With all the fiction and make-believe wrapping of wrestling, Tatang and the whole family (if no one succumbed to the inviting calls of the mighty Hypnos and Morpheus) would wait no end to watch it, rather than stomach the repeats of Ferdinand Marcos's televised political speeches in English, which usually lasted for seemingly eternal hours invading all TV channels. Tatang told me the Marcos speeches were more fictional than wrestling, and Rick Martel was more of a hero and much more interesting than Marcos.

It was one rainy and flooding day when Tatang gave me that philosophic way of looking at wrestling. It was one of those notorious days that had nothing but rain. Rainy days are when floods destroy the rice paddies and people's lives and dreams. Rainy days are when people stay mostly at home pondering why there is inequality among peoples—floods in the Philippines kill and impoverish people, while floods in the Netherlands inspire the Dutch to invent the world's most efficient drainage systems and anti-flood barriers and improve their lives. Rainy days in the Philippines mean children can neither go to school nor meet friends to play. The ever failing drainage system (if such exists) and the dilapidated houses and buildings prove my father's contention to be true and irrefutable.

Aside from poverty and decay, everything else in the Philippines is more fictitious than North American wrestling. All leaders after Marcos are all wearing masks and weaving myths, reminding us that Marcos has come back to life broadcasting his usual lies. People don't watch as much wrestling nowadays; luckily they have mobile phones.


[About the author. Papa Osmubal is Oscar Balajadia of Magalang, now Macao resident and married to a Chinese local. He is a teacher and a Masters student of Dr. Chrisopher Kelen at the University of Macao. He has published two books of poetry, Parnaso, in Filipino (1991, Angeles City, Philippines) and Lighthouse, in English (1999, Quezon City,Philippines). His poems have been published in Poems Niederngasse, Adagio Verse Quarterly (USA), Mitochondria (USA), Quarterly Literary Review Singapore (QLRS), LauraHird, Muse Apprentice Magazine, Retort Magazine (Australia), Jacobyte Poetry (Australia), Philippines Free Press, Philippine Graphic, National Midweek, A Critical Survey of Philippine Literature, The Surface (USA), Aesthetica: a Review of Contemporary Artists (UK), Stylus Poetry Journal (Australia, New Zealand), Our Own Voice: Filipino Literature in the Diaspora, Dalityapi Makata, birdandegg, Spillway Magazine, Rattle Magazine, Wild East (Hong Kong Literary Circle), and others. Several poems of his are forthcoming in the future issues of literary magazines including Snow Monkey, Quarterly Literary Review Singapore (QLRS), spreadhead.net, and others. His work has been anthologized in Synaptic Graffiti: Slam the Body Politik (poetry on CD, Australia) and in Mitochondria: an Anthology of Rarities and Loose Ends. He has just finished writing the manuscript of his next book entitled Voice in the. An amateur artist, he has held in early 2004 a solo art exhibition entitled "White and Black" at UNESCO Center in Macao, through the sponsorship of Macao Foundation.]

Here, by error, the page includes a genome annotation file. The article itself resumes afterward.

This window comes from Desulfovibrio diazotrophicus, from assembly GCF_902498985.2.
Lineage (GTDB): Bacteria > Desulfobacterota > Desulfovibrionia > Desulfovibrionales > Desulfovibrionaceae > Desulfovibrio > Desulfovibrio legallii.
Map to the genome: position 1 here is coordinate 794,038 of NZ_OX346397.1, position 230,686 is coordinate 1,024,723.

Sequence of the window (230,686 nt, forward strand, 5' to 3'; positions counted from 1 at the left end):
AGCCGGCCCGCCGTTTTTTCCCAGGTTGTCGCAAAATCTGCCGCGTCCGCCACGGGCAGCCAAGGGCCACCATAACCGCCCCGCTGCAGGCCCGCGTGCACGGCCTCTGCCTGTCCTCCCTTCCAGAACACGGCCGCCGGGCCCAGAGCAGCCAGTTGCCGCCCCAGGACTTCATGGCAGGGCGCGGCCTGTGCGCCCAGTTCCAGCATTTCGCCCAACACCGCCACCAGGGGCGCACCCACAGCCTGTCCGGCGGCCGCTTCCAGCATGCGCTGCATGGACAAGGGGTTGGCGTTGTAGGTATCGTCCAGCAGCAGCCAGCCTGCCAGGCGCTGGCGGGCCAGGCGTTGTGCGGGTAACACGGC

-Posted: 12:04 AM 4/12/07 | More of this author on eK!